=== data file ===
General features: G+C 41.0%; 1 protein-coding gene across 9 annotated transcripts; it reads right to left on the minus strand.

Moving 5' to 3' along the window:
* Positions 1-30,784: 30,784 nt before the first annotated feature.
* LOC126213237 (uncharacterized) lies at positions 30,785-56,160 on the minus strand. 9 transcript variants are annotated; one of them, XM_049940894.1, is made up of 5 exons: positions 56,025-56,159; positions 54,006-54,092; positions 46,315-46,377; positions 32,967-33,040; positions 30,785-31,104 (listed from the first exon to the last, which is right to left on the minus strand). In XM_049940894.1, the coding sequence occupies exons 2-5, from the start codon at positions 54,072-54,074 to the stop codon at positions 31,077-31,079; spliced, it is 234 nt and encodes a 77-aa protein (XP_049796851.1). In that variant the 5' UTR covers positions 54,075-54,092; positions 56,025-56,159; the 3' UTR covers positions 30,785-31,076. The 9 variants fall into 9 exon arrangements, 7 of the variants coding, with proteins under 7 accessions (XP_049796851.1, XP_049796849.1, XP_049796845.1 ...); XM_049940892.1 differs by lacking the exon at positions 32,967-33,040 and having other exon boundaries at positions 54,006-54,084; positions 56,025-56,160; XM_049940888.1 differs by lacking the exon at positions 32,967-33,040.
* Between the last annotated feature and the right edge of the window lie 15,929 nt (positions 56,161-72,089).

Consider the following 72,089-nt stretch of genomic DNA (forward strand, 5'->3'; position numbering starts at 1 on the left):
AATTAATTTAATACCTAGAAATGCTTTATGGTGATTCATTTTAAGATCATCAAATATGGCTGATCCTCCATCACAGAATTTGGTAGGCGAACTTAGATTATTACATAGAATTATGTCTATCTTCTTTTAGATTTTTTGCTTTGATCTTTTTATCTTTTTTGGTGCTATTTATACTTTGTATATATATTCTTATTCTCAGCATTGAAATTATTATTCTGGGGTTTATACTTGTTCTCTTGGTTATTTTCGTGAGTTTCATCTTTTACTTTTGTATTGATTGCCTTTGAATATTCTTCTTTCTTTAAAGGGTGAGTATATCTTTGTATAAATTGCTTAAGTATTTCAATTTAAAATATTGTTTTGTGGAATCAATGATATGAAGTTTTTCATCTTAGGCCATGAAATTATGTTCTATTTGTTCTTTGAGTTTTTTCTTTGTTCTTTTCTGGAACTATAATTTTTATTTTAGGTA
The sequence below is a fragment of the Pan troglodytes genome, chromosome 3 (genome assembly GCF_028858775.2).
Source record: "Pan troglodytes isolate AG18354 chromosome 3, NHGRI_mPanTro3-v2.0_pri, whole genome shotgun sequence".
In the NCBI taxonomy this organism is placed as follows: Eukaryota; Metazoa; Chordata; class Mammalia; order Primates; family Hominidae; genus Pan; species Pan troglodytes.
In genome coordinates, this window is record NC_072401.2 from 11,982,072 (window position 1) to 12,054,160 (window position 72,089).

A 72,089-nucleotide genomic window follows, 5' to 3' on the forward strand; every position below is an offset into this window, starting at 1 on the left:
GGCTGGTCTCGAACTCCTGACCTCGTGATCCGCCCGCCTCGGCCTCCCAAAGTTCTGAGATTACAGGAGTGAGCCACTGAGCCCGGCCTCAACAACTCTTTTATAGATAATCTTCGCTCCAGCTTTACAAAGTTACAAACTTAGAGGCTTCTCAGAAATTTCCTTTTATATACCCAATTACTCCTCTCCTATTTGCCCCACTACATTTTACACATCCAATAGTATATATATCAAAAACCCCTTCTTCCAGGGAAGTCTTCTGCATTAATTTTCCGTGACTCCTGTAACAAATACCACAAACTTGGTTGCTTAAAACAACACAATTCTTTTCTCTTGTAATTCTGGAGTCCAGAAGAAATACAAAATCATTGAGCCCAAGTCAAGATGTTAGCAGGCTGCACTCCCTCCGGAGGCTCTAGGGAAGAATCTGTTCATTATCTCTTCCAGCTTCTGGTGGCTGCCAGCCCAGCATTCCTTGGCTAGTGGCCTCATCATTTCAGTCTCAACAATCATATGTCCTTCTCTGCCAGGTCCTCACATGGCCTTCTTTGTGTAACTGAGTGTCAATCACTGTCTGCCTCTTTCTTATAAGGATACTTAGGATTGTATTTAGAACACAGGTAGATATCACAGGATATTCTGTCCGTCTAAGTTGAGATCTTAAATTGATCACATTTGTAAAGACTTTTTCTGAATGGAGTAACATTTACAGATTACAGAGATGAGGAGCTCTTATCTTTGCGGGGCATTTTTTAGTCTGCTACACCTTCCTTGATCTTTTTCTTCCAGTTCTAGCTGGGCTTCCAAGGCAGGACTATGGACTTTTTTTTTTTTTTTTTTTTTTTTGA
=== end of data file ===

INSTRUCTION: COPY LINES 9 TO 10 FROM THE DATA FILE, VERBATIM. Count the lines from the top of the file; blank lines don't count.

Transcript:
Source record: "Pan troglodytes isolate AG18354 chromosome 3, NHGRI_mPanTro3-v2.0_pri, whole genome shotgun sequence".
In the NCBI taxonomy this organism is placed as follows: Eukaryota; Metazoa; Chordata; class Mammalia; order Primates; family Hominidae; genus Pan; species Pan troglodytes.